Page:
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Twitterizer is a .NET class library that provides an easy-to-use interface for the Twitter web api. It is written for developers. It's features are easy to discover and follow a consistent design pattern.

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Twitterizer

Example

var response = TwitterStatus.Update(credentials, "Twitterizer is fantastic!");
if (response.Result == Success)
{
	DisplaySuccessMessageFor(response.ResponseObject);
}
else
{
	DisplayErrorMessage(response.ErrorMessage);
}



var myFeed = TwitterTimeline.HomeTimeline(credentials);

History

Twitterizer started in May of 2008 as an excuse for me to explore design patterns, have a little fun coding, and stretch out my architectural legs. I never set out to create an open source library, much less a popular one (in the last 30 days of its life, Twitterizer.net pulled 8,560 unique visitors and nearly 52k views).

In 2009 the Smuxi project made use of the Twitterizer library to support Twitter as a built-in feature in their popular IRC client. As of 2013 Twitterizer is part of the Smuxi project umbrella and thus actively maintained. In August 2012 Smuxi ported Twitterizer to Newtonson.Json 4.5.8, in August 2013 Twitterizer was ported to the Twitter v1.1 API, in November 2013 proxy support was added to the Streaming API, and in Janary 2014 Twitterizer was ported to enforced HTTPS.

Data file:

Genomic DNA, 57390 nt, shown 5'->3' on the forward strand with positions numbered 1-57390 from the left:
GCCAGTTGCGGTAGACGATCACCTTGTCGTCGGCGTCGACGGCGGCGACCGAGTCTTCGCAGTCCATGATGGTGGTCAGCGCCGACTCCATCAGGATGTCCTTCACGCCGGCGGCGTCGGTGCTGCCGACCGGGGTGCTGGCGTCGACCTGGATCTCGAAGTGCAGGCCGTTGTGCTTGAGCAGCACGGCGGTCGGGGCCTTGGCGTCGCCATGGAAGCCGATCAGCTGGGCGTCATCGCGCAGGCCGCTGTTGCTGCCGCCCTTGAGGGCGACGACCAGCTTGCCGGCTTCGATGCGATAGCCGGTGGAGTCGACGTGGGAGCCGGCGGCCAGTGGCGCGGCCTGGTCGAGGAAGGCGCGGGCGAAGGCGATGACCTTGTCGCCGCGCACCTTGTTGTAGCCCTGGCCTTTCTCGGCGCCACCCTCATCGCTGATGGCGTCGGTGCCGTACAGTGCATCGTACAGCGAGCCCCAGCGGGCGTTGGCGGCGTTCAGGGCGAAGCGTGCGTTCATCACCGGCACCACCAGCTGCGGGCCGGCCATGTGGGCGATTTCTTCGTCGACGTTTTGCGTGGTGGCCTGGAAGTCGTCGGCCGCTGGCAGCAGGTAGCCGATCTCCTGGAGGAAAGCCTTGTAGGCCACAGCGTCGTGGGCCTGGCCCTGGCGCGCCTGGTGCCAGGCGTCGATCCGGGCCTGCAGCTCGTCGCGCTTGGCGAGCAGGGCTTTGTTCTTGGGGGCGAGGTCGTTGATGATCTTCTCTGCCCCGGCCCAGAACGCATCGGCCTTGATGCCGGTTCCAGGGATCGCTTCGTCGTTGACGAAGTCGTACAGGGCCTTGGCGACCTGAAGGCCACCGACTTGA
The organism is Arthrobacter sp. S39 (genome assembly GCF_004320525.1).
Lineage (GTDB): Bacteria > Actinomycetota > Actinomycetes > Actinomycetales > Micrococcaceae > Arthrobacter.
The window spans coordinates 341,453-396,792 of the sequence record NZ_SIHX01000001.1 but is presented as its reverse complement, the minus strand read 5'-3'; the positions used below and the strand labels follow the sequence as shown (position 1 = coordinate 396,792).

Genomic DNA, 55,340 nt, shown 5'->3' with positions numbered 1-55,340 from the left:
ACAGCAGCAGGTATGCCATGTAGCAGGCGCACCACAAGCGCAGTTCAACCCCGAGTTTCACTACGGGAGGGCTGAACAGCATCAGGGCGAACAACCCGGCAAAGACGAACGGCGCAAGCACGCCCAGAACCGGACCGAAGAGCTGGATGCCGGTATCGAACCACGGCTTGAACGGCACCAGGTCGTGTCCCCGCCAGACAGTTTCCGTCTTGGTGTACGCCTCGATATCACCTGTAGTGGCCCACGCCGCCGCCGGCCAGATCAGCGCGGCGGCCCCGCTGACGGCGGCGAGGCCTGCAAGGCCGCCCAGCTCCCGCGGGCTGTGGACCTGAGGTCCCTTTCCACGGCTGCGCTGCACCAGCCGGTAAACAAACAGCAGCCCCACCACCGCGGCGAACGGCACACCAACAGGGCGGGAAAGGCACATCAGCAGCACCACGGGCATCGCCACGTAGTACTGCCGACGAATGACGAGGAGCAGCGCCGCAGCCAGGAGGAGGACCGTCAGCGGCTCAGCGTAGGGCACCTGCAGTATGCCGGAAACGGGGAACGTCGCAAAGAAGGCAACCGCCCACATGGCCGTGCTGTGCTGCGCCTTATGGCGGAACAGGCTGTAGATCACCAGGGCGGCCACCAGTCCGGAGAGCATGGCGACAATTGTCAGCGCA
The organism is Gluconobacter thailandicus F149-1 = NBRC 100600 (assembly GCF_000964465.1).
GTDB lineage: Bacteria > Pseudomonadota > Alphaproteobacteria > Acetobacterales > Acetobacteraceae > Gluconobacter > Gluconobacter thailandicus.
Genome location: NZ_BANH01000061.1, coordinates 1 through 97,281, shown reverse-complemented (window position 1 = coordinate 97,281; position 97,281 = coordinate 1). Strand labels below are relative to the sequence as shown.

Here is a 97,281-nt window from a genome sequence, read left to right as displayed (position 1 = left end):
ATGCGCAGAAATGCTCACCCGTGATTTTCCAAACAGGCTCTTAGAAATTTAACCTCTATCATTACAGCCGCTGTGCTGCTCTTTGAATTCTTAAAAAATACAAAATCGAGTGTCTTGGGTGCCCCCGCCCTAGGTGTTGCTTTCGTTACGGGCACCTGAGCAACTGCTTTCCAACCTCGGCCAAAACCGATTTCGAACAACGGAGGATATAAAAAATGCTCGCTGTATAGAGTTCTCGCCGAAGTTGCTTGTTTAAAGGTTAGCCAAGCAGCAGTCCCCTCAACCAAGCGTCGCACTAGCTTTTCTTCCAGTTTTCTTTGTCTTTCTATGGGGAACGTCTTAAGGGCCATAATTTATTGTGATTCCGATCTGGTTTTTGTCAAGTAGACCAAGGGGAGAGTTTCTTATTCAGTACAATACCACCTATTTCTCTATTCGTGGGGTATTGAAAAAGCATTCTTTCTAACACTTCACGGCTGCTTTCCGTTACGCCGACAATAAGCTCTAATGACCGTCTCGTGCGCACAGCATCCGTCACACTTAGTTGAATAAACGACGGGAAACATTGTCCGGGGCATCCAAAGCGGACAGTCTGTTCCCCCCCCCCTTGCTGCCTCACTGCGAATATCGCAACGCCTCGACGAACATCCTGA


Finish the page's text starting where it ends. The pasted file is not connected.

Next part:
Plans for the future

Version 2.4.3

The next minor version will contain only high priority bug fixes while Version 3 is in development.

Version 3

  1. Drop support of Silverlight (unless developers come forward to own it)
  2. Twitterizer project to be async-only using the TPL
  3. Drop Twitterizer.OAuth library (let's face it, it's not a very great product) and, in fact:
  4. Evaluate relying upon an external OAuth library (DotNetOpenAuth, for example)
  5. Sync command classes and objects with Twitter's 1.1 documentation
  6. Redesign unit tests; properly mock objects and run tests using static json data
  7. Establish continuous deployment to Nuget

Contribute

  1. Create or claim an issue
  2. Fork the repository
  3. Create a branch named appropriately for the issue (based on the develop branch)
  4. Make happy code
  5. Submit a pull request to merge your changes to the develop branch
  6. Watch for comments or questions about your changes

Branch Naming

From now on, all work will be performed in feature or bug branches. The will follow this pattern: <issue_type>/<issue_number>-<short-description>.

For example, say I was working on issue #63, the branch would be called bug/63-fix-unit-tests

About

Twitterizer is a .NET class library that provides an easy-to-use interface for the Twitter web api. It is written for developers. It's features are easy to discover and follow a consistent design pattern.

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